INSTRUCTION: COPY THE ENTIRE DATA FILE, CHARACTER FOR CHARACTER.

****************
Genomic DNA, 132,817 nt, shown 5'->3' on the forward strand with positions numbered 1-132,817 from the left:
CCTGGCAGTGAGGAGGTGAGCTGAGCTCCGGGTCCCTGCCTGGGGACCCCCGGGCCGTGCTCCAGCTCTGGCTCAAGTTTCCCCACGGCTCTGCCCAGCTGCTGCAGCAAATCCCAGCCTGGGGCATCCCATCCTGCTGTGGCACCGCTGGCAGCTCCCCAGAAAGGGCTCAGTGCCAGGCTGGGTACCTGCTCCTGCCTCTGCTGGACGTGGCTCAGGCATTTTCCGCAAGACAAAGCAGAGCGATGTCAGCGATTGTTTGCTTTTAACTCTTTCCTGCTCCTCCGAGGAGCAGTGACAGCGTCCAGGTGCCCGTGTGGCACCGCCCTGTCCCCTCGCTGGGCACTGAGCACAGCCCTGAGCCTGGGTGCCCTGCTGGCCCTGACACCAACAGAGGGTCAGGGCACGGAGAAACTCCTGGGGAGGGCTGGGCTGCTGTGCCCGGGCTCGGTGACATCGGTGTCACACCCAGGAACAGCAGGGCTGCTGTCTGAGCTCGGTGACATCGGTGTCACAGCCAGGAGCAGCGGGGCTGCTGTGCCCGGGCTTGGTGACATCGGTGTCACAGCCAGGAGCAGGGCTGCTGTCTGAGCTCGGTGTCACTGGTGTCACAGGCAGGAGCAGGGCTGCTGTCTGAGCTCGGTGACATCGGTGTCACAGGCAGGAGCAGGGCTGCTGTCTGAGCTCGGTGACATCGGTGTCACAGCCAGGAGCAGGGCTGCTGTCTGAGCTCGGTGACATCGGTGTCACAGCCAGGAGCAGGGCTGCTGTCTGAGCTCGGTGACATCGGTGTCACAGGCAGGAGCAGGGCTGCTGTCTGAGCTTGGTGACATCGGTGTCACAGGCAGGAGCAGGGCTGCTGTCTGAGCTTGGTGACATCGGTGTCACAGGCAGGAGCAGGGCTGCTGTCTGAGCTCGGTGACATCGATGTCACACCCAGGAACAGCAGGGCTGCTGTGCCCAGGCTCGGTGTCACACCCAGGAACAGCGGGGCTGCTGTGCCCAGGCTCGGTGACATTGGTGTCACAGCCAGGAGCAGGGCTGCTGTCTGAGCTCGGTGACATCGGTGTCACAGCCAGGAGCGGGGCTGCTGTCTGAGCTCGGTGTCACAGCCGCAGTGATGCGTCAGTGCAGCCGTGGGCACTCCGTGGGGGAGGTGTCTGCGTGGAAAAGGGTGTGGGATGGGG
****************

Genomic DNA, 132,817 nt, shown 5'->3' on the forward strand with positions numbered 1-132,817 from the left:
CCTGGCAGTGAGGAGGTGAGCTGAGCTCCGGGTCCCTGCCTGGGGACCCCCGGGCCGTGCTCCAGCTCTGGCTCAAGTTTCCCCACGGCTCTGCCCAGCTGCTGCAGCAAATCCCAGCCTGGGGCATCCCATCCTGCTGTGGCACCGCTGGCAGCTCCCCAGAAAGGGCTCAGTGCCAGGCTGGGTACCTGCTCCTGCCTCTGCTGGACGTGGCTCAGGCATTTTCCGCAAGACAAAGCAGAGCGATGTCAGCGATTGTTTGCTTTTAACTCTTTCCTGCTCCTCCGAGGAGCAGTGACAGCGTCCAGGTGCCCGTGTGGCACCGCCCTGTCCCCTCGCTGGGCACTGAGCACAGCCCTGAGCCTGGGTGCCCTGCTGGCCCTGACACCAACAGAGGGTCAGGGCACGGAGAAACTCCTGGGGAGGGCTGGGCTGCTGTGCCCGGGCTCGGTGACATCGGTGTCACACCCAGGAACAGCAGGGCTGCTGTCTGAGCTCGGTGACATCGGTGTCACAGCCAGGAGCAGCGGGGCTGCTGTGCCCGGGCTTGGTGACATCGGTGTCACAGCCAGGAGCAGGGCTGCTGTCTGAGCTCGGTGTCACTGGTGTCACAGGCAGGAGCAGGGCTGCTGTCTGAGCTCGGTGACATCGGTGTCACAGGCAGGAGCAGGGCTGCTGTCTGAGCTCGGTGACATCGGTGTCACAGCCAGGAGCAGGGCTGCTGTCTGAGCTCGGTGACATCGGTGTCACAGCCAGGAGCAGGGCTGCTGTCTGAGCTCGGTGACATCGGTGTCACAGGCAGGAGCAGGGCTGCTGTCTGAGCTTGGTGACATCGGTGTCACAGGCAGGAGCAGGGCTGCTGTCTGAGCTTGGTGACATCGGTGTCACAGGCAGGAGCAGGGCTGCTGTCTGAGCTCGGTGACATCGATGTCACACCCAGGAACAGCAGGGCTGCTGTGCCCAGGCTCGGTGTCACACCCAGGAACAGCGGGGCTGCTGTGCCCAGGCTCGGTGACATTGGTGTCACAGCCAGGAGCAGGGCTGCTGTCTGAGCTCGGTGACATCGGTGTCACAGCCAGGAGCGGGGCTGCTGTCTGAGCTCGGTGTCACAGCCGCAGTGATGCGTCAGTGCAGCCGTGGGCACTCCGTGGGGGAGGTGTCTGCGTGGAAAAGGGTGTGGGATGGGG